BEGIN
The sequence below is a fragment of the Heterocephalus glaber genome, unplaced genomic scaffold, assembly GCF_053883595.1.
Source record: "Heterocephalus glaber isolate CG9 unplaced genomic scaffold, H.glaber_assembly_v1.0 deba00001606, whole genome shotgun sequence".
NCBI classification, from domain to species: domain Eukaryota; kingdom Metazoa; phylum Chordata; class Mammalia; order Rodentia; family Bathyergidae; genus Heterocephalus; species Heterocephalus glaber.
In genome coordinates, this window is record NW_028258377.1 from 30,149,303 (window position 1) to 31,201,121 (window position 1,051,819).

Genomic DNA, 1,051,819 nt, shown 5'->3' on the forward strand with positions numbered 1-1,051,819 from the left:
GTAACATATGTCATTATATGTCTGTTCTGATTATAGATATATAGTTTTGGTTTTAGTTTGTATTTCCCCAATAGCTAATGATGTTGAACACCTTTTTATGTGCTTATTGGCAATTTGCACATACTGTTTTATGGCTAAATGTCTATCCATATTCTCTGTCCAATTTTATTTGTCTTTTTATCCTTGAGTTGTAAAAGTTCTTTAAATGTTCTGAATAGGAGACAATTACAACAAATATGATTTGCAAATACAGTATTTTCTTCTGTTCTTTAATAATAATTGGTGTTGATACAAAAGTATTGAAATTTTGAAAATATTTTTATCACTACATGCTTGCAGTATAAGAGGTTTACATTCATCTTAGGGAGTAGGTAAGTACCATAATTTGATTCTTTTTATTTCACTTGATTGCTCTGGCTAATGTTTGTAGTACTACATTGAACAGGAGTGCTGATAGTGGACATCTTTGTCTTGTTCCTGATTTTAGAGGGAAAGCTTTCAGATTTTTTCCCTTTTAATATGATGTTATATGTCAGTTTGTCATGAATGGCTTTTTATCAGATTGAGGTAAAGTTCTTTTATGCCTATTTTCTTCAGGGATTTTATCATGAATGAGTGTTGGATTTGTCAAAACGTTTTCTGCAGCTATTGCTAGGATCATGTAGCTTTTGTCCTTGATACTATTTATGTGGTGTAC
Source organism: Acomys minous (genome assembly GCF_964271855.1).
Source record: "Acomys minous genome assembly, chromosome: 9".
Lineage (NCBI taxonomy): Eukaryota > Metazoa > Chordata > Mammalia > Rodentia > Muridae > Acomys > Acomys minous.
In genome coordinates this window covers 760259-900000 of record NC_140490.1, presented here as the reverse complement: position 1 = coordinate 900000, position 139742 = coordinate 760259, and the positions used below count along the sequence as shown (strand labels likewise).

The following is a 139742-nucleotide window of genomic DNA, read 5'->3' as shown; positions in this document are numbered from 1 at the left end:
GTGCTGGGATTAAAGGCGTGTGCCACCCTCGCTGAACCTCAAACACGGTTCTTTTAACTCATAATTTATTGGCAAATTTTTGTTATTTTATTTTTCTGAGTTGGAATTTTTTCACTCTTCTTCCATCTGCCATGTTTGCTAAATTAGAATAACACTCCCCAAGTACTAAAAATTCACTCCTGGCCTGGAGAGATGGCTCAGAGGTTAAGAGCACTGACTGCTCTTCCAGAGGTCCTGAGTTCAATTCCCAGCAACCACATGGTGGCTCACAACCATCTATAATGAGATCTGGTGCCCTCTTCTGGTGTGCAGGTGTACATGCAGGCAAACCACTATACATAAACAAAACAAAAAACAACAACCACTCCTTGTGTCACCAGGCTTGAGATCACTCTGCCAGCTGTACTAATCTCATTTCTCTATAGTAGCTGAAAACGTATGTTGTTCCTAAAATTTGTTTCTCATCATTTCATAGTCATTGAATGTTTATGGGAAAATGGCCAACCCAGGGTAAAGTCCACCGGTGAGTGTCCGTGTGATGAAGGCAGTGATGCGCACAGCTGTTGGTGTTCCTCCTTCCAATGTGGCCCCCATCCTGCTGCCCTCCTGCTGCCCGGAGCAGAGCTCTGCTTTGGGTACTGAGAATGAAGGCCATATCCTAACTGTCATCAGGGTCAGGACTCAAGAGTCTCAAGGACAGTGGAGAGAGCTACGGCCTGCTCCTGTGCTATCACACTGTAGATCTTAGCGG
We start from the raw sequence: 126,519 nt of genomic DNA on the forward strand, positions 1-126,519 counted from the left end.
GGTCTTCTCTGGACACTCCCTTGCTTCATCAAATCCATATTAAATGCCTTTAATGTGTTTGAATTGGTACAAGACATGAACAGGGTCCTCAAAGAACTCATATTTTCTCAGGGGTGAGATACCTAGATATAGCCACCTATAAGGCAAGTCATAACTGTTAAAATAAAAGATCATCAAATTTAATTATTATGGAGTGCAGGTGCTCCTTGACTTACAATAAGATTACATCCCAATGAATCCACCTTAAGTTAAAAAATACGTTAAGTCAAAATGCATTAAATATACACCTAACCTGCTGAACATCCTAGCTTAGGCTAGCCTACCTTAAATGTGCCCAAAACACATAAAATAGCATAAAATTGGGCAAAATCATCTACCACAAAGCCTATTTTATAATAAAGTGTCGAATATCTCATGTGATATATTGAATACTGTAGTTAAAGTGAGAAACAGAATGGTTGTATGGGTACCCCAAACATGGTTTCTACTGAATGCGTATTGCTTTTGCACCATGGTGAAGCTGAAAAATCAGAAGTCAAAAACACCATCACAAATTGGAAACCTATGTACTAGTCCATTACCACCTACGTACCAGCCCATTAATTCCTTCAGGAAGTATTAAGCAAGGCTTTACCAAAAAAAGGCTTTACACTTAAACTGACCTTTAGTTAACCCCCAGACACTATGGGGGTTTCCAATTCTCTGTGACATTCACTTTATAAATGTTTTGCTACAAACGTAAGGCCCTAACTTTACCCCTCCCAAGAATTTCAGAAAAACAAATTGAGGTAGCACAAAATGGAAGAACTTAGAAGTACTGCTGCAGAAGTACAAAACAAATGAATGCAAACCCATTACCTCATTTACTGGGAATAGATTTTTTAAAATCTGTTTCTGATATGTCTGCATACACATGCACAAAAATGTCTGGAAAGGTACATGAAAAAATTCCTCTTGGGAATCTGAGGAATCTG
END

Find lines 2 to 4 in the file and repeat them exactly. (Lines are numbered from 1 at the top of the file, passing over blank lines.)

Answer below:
Source record: "Heterocephalus glaber isolate CG9 unplaced genomic scaffold, H.glaber_assembly_v1.0 deba00001606, whole genome shotgun sequence".
NCBI classification, from domain to species: domain Eukaryota; kingdom Metazoa; phylum Chordata; class Mammalia; order Rodentia; family Bathyergidae; genus Heterocephalus; species Heterocephalus glaber.
In genome coordinates, this window is record NW_028258377.1 from 30,149,303 (window position 1) to 31,201,121 (window position 1,051,819).